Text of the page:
This was something of a dream come true. Ever since my first drive in a Tesla electric, and the discovery that an electric Kombi was actually going to be a “thing”, I’ve dreamed of the opportunity to see and drive a VW ID.Buzz.
At the IAA transportation show in Hannover, Germany, not far from where VW will build the new ID.Buzz, I got the chance – not just to sit in one, and admire it from the outside – but to take it for a quick run around the countryside.
What’s it like to drive? We had a brief sprint down the autobahn, and then through country roads and small villages – all in 30 minutes. It’s no Tesla, that’s for sure, it takes nearly 10 seconds to go from nought to 100kms. But, gee, it is so pleasant, and it feels as good as it looks
It has instant torque, and manouverability, and an ease of handling (and lack of noise and pollution) that was an impossible dream for the original Kombi. The turning circle is also something to behold. As the VW rep told me, it is designed to be nearly as tight as a forklift, we did a u-turn on a narrow two-lane road with no problem.
The ID.Buzz will come in two versions, cargo and passenger transport. But people are also working on the camping and surfing version. It looks too cool not to.
The layout and the dashboard are pretty simple. Nothing too flash, nothing too complicated. The materials are recycled, there is no leather. It feels functional, but neither luxurious nor cut price.
The 82kWh battery is said to deliver a range of around 320kms, although the dashboard was telling me that it was 96 per cent charged and had a range of 395kms. We didn’t drive long enough or far enough to put that to the test.
The interesting thing about the ID.Buzz is who it is being sold to and why, because it explains something about the scale and the speed of the electric revolution in Europe.
According to VW, 13,736 orders have already been made, without a single test drive and none in showrooms, and deliveries will start in the next few months. Many of the buyers are operators of ‘last mile’ delivery vans (from logistic centres to customers), and tradies.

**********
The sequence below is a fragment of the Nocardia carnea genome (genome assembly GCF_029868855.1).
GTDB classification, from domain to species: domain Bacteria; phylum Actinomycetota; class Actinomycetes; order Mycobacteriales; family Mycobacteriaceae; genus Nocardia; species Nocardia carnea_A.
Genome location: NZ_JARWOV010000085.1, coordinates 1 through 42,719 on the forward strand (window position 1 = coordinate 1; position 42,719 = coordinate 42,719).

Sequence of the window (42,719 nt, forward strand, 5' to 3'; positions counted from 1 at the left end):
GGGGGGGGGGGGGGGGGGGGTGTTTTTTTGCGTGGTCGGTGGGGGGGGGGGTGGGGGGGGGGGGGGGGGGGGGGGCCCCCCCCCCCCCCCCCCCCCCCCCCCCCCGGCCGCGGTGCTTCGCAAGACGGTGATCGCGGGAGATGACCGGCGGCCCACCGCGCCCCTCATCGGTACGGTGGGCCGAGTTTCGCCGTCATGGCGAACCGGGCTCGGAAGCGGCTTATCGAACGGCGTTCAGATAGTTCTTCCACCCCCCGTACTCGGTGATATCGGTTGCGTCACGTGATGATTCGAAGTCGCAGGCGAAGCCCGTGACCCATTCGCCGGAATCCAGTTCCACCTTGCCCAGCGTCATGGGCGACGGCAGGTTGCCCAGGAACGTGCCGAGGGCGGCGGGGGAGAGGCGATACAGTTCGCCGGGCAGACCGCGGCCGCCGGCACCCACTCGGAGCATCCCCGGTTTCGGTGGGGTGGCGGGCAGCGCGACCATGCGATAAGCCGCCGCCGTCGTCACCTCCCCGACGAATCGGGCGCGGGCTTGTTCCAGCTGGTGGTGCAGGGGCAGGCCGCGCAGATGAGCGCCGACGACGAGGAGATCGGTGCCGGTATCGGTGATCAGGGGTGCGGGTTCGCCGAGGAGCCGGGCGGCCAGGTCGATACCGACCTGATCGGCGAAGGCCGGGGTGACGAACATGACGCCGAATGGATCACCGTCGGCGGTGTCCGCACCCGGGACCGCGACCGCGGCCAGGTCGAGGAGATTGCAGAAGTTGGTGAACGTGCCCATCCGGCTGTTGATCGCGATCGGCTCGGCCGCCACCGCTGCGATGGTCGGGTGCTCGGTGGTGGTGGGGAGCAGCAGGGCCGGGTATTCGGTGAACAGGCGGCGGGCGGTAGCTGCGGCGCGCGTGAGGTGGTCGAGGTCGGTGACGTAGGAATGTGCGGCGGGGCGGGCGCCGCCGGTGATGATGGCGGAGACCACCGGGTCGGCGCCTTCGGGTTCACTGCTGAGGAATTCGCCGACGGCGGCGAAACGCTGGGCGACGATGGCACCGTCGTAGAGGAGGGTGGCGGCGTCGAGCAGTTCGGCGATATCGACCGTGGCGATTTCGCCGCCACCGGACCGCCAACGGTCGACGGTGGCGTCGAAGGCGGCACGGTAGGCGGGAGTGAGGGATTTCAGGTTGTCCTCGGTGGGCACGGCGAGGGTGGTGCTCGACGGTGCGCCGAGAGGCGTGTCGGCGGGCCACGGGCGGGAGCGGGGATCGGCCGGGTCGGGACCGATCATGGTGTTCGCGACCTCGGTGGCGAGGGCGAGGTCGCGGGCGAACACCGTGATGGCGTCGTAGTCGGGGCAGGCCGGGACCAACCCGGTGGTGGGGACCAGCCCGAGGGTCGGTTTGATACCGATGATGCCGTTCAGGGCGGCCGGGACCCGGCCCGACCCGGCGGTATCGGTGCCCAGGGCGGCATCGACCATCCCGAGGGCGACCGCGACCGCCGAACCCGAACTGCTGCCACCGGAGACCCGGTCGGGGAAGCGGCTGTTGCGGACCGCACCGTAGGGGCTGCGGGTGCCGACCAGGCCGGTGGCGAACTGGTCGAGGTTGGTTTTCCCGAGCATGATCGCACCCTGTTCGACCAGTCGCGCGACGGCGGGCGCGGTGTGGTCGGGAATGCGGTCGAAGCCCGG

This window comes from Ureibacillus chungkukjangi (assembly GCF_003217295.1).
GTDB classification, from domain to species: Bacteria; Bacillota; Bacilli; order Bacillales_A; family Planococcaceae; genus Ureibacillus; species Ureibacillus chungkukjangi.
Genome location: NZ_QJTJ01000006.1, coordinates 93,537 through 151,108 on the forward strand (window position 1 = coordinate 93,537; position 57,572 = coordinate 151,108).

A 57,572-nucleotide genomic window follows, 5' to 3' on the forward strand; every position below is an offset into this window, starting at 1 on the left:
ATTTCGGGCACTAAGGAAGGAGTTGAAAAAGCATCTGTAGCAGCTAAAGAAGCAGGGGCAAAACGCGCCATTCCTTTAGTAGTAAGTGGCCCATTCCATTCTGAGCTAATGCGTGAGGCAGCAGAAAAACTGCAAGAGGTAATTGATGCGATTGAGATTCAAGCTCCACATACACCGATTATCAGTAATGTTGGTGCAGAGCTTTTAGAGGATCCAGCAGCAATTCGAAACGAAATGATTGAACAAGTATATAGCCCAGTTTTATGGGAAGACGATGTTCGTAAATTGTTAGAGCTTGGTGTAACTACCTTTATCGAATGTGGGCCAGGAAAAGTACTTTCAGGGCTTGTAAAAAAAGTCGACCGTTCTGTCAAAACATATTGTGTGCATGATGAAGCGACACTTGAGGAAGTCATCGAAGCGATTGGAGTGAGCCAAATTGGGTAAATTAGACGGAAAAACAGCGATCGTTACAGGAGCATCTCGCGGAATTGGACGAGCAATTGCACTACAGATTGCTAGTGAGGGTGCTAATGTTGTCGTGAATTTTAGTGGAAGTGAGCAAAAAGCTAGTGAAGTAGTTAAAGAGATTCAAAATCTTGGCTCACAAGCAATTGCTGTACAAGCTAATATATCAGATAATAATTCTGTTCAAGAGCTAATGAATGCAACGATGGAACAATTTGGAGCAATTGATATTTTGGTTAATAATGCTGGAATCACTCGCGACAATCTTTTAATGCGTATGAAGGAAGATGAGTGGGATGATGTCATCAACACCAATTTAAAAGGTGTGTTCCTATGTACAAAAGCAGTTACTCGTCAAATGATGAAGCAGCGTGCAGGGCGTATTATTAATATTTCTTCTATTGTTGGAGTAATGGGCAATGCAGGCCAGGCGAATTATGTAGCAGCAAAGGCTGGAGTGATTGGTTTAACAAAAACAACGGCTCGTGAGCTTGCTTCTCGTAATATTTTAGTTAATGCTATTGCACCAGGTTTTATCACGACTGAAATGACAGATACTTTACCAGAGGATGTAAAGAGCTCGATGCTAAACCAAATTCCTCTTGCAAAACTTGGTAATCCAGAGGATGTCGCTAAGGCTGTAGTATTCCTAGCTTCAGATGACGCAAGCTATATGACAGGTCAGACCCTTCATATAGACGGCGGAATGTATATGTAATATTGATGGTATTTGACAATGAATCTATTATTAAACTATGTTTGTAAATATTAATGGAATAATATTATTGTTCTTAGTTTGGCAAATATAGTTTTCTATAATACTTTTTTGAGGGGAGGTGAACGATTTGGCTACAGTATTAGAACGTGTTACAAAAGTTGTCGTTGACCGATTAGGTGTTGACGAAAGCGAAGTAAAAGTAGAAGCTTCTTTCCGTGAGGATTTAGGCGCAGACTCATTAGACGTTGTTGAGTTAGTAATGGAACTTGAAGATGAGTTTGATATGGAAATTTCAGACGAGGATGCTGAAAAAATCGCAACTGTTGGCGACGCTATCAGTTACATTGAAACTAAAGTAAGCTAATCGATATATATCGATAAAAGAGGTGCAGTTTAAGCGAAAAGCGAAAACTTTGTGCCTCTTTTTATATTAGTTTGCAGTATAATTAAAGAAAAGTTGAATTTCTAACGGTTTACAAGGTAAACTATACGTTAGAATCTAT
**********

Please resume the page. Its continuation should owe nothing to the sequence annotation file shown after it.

Part of this is driven by the improved work environment for the drivers, partly by the determination of local governments and communities to kick “fossil fuel burners” out of their communities. For both drivers and local communities, that is as much a matter of noise and deadly particulate pollution as it is about climate action.
Many local authorities in Europe require a high sustainability component in their construction and transport tenders, and that effectively means going electric. Manufacturers want their goods to be transported, across the continent and in the last mile delivery to the home or customer, with zero emissions.
The IAA is the biggest trucking show in the world, and as one long time visitor noted, the underlying theme was always about who had the most horsepower. Now, it’s all about e-mobility, so much so that the likes of industry giant Volvo didn’t even bring a single diesel truck to show. It was all EV.
VW is still split between technologies. It promoted the ID.Buzz cargo as an electric solution to last mile mobility, but was also talking up the fossil fuel version of the Amorok ute.
According to Carsten Intra, the boss of VW Commercial Vehicles, the first deliveries of the “wonderful and likeable” ID.Buzz will be a milestone. “Everyone wants to wave at it,” he said.
VW are not the only ones to roll out new electric vans and last mile vehicles – Ford, Renault and Daimler also did on the same day. But there’s absolutely no doubt they have the cutest product.
Note: The author travelled to IAA as a guest of Volvo Trucks.
Keyword: First Drive of Volkswagen ID.Buzz: Urban cool and tight turning circles